Marketing to young generations is all about being more transparent, authentic, and raw with promotions. Gen Z, in particular, are looking for a true voice to influence their purchases and lifestyles. As the modern-day, digital bestie Candice tells us, she considers her social media as her “own personal journal”:

“I want people to relate to myself, I’m not just someone that promotes products on the internet. I consider myself a lifestyle, and I want my lifestyle to influence and inspire people – not just the products that I use.”

Candice explains that she finds it crucial to only promote products that are part of her daily routine – as her followers see her daily routine, they are only occasionally met with affiliate links or promotional codes, as Candice argues it creates a more “natural and organic manner to shop”. 

Consumers nowadays are no longer looking for the “one-size-fits-all influencer” and are on the search for mindful influencers, who support important causes. Candice explains that being a micro-influencer makes her more mindful of sustainability: 

“As an influencer, I try to be more mindful of my own consumption, but I also want to push people to do the same by only engaging in partnerships that I know fully fit myself and my needs”.

Emil similarly explains that it is now much easier for micro-influencers to be taken seriously and speak out loud, which is one of the reasons that they keep receiving more and more credibility and trust in the industry.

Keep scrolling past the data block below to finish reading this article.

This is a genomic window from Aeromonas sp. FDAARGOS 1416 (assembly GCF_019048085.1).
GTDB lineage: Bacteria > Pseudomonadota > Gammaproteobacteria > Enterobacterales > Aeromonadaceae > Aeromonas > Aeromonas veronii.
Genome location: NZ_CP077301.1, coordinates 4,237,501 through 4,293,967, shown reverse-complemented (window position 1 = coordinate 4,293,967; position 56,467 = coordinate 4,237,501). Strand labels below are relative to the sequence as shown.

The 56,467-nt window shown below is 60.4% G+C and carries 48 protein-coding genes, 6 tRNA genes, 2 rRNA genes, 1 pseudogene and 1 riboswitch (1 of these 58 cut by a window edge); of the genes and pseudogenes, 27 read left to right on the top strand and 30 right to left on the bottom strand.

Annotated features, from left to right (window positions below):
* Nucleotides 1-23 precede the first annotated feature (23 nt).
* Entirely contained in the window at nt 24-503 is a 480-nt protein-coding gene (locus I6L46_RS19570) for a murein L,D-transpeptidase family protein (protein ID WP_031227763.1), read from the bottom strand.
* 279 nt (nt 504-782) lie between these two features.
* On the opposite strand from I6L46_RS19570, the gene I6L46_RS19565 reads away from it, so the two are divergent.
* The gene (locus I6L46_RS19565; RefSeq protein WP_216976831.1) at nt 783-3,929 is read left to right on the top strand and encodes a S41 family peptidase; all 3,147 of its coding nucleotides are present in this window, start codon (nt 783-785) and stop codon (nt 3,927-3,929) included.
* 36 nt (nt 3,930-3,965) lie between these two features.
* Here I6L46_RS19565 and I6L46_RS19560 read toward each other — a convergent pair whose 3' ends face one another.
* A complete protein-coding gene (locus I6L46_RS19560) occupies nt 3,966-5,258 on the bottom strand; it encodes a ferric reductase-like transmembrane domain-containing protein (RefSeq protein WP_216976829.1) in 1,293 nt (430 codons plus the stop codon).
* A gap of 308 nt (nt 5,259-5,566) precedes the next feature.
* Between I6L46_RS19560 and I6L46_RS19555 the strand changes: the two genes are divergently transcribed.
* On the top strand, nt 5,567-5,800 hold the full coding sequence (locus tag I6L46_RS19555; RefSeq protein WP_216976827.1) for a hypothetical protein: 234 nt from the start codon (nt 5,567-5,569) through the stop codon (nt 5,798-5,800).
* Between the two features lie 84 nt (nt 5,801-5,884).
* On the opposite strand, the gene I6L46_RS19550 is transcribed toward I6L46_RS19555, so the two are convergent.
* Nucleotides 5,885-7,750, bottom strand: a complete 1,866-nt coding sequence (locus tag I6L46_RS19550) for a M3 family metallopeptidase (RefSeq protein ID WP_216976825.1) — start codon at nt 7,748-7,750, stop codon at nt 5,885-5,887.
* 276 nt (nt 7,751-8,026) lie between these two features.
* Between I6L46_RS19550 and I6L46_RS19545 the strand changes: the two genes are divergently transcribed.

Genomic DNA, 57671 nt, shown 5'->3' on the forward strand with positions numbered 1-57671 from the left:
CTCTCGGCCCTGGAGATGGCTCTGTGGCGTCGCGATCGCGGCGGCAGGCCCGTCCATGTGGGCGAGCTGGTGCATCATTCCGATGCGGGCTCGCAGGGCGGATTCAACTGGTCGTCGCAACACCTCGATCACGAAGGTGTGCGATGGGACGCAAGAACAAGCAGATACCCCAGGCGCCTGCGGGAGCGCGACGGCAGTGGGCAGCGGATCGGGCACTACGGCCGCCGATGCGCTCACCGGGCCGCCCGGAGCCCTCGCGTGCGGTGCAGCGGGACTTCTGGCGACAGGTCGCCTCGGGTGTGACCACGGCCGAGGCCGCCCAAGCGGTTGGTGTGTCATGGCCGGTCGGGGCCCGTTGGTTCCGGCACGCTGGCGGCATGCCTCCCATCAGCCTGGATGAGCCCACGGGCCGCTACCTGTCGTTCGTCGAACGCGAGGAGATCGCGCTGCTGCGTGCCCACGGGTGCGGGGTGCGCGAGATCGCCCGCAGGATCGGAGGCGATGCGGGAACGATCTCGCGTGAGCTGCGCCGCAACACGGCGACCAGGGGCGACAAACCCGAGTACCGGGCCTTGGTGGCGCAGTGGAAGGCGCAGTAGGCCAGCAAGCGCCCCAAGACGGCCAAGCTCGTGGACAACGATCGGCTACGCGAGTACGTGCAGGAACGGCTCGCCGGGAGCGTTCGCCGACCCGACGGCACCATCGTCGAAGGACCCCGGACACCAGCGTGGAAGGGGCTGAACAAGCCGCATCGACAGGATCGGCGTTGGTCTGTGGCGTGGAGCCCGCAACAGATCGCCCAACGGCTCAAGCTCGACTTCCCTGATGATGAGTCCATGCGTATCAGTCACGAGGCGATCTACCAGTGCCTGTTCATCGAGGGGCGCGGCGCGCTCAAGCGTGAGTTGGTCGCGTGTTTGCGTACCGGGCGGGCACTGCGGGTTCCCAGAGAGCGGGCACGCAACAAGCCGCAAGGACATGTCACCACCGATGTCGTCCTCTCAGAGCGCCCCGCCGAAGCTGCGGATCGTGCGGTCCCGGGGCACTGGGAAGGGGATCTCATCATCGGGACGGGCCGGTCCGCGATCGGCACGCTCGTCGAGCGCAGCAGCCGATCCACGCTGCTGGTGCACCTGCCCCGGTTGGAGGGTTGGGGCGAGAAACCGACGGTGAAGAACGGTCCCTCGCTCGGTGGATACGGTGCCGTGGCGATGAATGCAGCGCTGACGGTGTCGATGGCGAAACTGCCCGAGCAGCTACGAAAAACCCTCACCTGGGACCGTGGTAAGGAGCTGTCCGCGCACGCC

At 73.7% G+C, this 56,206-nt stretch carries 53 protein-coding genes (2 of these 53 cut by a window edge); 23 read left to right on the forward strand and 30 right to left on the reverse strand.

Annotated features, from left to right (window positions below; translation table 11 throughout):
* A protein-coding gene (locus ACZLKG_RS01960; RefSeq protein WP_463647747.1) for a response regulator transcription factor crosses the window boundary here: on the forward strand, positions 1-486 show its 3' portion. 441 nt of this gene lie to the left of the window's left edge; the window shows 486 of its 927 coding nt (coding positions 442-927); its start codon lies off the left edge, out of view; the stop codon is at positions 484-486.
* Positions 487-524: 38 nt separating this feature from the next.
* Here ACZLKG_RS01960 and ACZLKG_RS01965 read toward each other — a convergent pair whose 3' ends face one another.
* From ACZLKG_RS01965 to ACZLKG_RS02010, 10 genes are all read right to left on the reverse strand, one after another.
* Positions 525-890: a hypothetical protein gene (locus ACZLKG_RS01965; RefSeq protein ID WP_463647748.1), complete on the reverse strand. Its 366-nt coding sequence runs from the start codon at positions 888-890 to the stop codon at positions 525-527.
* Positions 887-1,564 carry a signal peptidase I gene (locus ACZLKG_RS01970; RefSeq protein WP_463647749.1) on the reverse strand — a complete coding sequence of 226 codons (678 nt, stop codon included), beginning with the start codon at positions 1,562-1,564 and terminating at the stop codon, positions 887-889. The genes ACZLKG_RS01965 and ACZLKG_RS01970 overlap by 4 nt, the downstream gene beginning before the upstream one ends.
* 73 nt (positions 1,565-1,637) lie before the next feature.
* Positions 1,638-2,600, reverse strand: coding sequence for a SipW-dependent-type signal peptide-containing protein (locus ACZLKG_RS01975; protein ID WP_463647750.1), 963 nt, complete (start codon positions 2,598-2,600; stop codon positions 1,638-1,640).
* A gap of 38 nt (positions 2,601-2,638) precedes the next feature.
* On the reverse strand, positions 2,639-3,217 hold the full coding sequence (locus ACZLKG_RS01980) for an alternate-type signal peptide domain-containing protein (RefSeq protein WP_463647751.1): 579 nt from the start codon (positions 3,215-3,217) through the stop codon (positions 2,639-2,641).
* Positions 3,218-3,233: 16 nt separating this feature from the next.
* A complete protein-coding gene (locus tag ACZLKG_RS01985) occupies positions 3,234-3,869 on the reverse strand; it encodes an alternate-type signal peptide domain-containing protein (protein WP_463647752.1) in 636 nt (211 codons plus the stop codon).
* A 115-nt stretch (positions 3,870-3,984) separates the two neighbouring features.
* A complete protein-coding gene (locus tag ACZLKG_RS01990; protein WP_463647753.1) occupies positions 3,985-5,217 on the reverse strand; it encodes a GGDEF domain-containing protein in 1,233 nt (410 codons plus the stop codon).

A short guide to working with micro influencers

As established throughout this article, micro-influencers can have a lot of potential for your marketing strategies. They do not only have the highest engagement rate, but they also enable your brand to reach a more accurate target group for a smaller budget. This means a more efficient campaign, with fewer potential risks. But partnerships with micro-influencers could feel like being out of your usual brand reach – so, how should you partner with a micro-influencer? And, most importantly – how can both your brand and the influencer make the most out of the partnership?

1. Find the right match

It is crucial to conduct background research to find the right collaboration match for your brand. Mathilde believes that the most important aspect of ensuring a good collaboration is to find the right match; by giving and receiving the right brief, content will be created and delivered to the highest standard. If brands only focus on the price or reach of the influencer they are collaborating with, rather than the genuine match, the authenticity of the collaboration may decrease in the eyes of the audience. She adds: